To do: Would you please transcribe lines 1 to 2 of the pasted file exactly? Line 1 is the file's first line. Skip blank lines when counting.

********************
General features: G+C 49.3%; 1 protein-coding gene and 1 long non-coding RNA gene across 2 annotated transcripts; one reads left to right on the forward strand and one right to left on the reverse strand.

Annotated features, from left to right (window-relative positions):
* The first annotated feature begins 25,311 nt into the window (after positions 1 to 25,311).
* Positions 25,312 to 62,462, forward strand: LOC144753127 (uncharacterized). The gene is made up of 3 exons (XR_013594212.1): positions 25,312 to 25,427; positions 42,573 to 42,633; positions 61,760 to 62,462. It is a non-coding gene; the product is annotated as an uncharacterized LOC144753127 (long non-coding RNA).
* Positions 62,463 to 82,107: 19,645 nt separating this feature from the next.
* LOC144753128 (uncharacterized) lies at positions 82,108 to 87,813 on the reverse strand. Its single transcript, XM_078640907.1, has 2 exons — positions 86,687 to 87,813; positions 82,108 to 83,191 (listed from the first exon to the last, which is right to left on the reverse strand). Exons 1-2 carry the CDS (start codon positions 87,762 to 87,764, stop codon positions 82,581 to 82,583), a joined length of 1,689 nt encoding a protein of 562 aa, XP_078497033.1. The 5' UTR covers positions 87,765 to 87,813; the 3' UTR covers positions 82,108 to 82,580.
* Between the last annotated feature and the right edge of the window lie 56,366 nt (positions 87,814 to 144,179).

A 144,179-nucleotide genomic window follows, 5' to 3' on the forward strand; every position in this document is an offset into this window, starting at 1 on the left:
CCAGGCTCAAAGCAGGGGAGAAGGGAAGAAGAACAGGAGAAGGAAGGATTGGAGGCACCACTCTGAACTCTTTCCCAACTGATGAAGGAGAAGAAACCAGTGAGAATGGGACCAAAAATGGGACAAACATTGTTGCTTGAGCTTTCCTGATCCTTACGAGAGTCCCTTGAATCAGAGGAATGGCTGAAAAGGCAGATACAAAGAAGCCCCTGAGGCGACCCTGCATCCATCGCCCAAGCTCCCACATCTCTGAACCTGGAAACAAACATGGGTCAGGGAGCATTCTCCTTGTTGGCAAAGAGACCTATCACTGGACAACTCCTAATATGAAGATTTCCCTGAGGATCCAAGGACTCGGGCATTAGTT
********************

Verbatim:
General features: G+C 49.3%; 1 protein-coding gene and 1 long non-coding RNA gene across 2 annotated transcripts; one reads left to right on the forward strand and one right to left on the reverse strand.

Annotated features, from left to right (window-relative positions):